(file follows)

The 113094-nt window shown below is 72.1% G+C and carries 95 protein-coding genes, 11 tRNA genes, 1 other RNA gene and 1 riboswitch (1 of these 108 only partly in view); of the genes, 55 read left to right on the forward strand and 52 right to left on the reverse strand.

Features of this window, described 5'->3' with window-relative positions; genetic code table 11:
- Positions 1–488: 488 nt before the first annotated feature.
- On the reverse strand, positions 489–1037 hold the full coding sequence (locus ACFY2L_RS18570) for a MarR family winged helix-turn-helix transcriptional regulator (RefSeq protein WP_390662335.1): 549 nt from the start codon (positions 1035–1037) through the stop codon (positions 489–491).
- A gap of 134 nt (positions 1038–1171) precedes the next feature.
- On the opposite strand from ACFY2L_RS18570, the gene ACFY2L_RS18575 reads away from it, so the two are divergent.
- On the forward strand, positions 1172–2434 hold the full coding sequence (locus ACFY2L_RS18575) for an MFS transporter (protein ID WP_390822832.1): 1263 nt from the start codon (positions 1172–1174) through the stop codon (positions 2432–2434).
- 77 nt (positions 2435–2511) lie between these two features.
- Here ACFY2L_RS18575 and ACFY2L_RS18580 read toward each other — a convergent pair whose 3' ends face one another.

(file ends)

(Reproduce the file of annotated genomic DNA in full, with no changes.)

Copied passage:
The 113094-nt window shown below is 72.1% G+C and carries 95 protein-coding genes, 11 tRNA genes, 1 other RNA gene and 1 riboswitch (1 of these 108 only partly in view); of the genes, 55 read left to right on the forward strand and 52 right to left on the reverse strand.

Features of this window, described 5'->3' with window-relative positions; genetic code table 11:
- Positions 1–488: 488 nt before the first annotated feature.
- On the reverse strand, positions 489–1037 hold the full coding sequence (locus ACFY2L_RS18570) for a MarR family winged helix-turn-helix transcriptional regulator (RefSeq protein WP_390662335.1): 549 nt from the start codon (positions 1035–1037) through the stop codon (positions 489–491).
- A gap of 134 nt (positions 1038–1171) precedes the next feature.
- On the opposite strand from ACFY2L_RS18570, the gene ACFY2L_RS18575 reads away from it, so the two are divergent.
- On the forward strand, positions 1172–2434 hold the full coding sequence (locus ACFY2L_RS18575) for an MFS transporter (protein ID WP_390822832.1): 1263 nt from the start codon (positions 1172–1174) through the stop codon (positions 2432–2434).
- 77 nt (positions 2435–2511) lie between these two features.
- Here ACFY2L_RS18575 and ACFY2L_RS18580 read toward each other — a convergent pair whose 3' ends face one another.